Trans Mountain Expansion Project gives oil producers an exceptional opportunity to cultivate new customers for Canada’s top export product.

Thirteen shippers have committed to long-term contracts to move their products through an expanded Trans Mountain Pipeline that will have the capacity to transport 890,000 barrels per day compared to 300,000 at present. About 50 oil products ranging from crude to refined oil and diluted bitumen ship in batches through the existing pipeline — the only operation of its kind in North America.

One of the anchor (or primary) shippers or the Project, Cenovus Energy, confirms that marketing efforts will ramp up.

“Due to current pipeline capacity restrictions to coastal ports, the majority of Canadian oil exports to the US go to the Midwest where historically they have been sold at a discount to world prices,” says Claus Thornberg, Cenovus Vice-President, Transportation.

“That’s why the Trans Mountain Expansion is so important to the Canadian oil industry and to Cenovus. As an anchor shipper on the pipeline, we would have much greater flexibility to access additional markets, including California, the US West Coast and Asia — where demand for heavy oil is strong and pricing is likely to be higher over the long term.”

Through Cenovus’s current capacity of 11,500 barrels per day on the existing Trans Mountain pipeline, the company has developed limited access to additional markets.

 “Because Cenovus currently does not have access to move large volumes of oil to Canada’s West Coast due to a lack of pipeline capacity, we have not significantly pursued transportation options and customers overseas at this point,” Thornberg says.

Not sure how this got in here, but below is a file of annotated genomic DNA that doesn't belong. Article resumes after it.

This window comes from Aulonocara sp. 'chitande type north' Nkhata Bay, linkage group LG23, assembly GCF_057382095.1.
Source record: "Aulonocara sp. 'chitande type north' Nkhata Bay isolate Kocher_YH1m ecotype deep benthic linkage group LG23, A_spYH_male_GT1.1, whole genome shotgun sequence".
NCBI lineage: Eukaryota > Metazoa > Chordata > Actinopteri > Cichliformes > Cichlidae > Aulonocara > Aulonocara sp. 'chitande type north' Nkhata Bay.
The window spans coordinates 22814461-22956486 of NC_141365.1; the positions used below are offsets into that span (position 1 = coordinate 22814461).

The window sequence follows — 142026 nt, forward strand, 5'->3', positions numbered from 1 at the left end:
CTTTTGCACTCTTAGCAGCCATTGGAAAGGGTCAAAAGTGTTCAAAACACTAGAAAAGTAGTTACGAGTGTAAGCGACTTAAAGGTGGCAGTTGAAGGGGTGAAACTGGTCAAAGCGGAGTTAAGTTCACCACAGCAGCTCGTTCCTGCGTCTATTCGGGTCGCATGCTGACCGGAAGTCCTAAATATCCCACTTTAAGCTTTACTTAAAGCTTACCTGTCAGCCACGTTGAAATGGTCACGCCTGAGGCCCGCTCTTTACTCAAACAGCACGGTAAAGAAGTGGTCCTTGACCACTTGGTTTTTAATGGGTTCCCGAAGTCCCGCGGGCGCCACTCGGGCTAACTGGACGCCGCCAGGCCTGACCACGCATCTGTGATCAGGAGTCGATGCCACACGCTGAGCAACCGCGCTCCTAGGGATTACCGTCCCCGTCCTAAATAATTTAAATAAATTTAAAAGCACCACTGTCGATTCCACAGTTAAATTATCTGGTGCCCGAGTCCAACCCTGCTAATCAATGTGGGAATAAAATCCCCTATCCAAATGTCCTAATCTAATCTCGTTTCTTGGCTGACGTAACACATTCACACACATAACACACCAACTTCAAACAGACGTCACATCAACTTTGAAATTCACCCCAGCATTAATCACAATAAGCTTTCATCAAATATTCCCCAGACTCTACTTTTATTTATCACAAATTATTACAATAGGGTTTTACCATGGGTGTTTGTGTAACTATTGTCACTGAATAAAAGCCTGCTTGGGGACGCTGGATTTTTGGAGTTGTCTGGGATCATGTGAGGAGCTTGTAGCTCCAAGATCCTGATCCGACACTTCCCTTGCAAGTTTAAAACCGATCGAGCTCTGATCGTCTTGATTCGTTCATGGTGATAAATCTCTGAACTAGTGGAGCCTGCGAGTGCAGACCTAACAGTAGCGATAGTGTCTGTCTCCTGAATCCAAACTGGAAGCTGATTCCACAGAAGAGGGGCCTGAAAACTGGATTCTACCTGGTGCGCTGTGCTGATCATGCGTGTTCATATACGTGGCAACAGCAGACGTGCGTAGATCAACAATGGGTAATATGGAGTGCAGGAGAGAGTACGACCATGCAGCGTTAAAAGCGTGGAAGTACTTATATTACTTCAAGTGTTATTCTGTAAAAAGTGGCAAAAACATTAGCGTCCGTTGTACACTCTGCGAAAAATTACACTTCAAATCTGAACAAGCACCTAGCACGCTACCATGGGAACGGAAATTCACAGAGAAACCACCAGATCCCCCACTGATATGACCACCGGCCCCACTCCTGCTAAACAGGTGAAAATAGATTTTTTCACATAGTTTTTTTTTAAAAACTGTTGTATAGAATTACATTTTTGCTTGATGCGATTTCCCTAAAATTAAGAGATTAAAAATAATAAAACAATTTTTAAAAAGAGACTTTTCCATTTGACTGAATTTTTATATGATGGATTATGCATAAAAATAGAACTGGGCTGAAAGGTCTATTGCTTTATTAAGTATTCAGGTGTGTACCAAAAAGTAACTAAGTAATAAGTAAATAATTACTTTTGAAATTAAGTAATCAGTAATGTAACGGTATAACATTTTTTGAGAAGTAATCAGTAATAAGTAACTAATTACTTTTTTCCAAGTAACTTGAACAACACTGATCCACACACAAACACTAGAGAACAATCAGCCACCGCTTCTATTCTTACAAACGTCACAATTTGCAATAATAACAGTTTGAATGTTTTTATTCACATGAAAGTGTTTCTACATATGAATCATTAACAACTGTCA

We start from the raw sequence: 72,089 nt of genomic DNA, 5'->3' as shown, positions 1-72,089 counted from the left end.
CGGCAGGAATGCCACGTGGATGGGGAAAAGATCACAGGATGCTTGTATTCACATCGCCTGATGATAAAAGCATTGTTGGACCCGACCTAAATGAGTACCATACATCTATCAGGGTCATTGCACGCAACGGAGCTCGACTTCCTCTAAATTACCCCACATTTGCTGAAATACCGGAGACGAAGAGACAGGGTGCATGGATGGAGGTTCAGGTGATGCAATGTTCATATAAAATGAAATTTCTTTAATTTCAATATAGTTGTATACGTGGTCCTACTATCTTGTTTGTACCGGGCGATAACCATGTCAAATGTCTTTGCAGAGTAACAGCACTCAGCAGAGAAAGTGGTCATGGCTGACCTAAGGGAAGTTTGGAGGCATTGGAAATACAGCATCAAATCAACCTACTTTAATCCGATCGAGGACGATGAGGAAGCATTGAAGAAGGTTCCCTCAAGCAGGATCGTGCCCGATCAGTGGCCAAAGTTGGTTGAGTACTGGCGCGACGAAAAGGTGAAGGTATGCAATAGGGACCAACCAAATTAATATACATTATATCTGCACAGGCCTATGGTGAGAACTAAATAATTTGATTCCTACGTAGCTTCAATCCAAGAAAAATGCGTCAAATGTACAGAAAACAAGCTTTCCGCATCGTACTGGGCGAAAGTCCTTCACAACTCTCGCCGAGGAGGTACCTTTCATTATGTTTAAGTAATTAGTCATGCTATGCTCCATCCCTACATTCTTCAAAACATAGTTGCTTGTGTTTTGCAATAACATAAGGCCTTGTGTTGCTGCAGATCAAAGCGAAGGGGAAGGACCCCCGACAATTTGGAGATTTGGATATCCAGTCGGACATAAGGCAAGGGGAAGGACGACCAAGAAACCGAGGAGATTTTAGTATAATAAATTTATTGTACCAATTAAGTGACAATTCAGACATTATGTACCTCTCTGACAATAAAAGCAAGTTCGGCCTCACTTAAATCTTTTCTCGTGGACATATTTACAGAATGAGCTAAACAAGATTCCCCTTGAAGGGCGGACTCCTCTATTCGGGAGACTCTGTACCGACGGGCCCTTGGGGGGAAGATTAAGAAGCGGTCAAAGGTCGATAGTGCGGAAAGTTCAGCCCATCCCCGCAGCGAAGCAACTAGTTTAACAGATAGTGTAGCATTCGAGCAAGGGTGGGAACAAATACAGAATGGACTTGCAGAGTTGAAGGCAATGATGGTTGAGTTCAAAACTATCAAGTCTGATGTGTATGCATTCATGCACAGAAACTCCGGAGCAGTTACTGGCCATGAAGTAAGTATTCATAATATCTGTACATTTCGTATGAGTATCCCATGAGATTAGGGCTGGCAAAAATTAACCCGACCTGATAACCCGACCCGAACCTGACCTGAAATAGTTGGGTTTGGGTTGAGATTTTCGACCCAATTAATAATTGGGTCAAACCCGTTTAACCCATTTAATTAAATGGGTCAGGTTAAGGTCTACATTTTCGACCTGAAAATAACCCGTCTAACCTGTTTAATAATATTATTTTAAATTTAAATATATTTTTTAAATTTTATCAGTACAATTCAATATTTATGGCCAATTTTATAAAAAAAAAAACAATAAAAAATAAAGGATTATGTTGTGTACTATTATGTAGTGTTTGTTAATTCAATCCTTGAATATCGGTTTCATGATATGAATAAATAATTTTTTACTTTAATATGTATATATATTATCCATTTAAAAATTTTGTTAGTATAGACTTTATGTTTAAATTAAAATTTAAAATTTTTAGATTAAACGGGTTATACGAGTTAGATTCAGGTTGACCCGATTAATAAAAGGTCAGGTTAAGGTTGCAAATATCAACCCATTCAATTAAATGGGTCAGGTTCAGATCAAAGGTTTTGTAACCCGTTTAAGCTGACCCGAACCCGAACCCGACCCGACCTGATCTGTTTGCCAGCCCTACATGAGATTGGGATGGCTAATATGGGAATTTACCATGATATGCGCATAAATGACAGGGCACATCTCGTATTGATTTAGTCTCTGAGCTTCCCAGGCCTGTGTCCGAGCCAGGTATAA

“We would pursue that to a greater degree once the Trans Mountain Expansion became closer to operational. With the world’s third-largest oil resource, among the strictest and most transparent regulations of any oil-producing country, and now some of the globe’s toughest carbon regulations, Canada has the opportunity to become a preferred supplier of responsibly produced oil to the world.”

Thornberg said that although construction of the Trans Mountain Expansion would be “a major step forward “in helping Canada find the best markets for its oil exports, it is only part of the solution.

“We still need additional pipeline capacity to reach deep-water ports in Canada and the US where we can access large tankers capable of carrying significant volumes of Canadian oil to markets around the globe,” Thornberg said.

“Preventing pipelines from being built in Canada will not reduce global oil demand but it will prevent Canadians from receiving the benefits of supplying oil to fill that growing demand. And it will mean customers around the world won’t have access to Canadian oil that is produced with stringent safety and environmental laws — including those that address climate change — and a rigorous regulatory system.”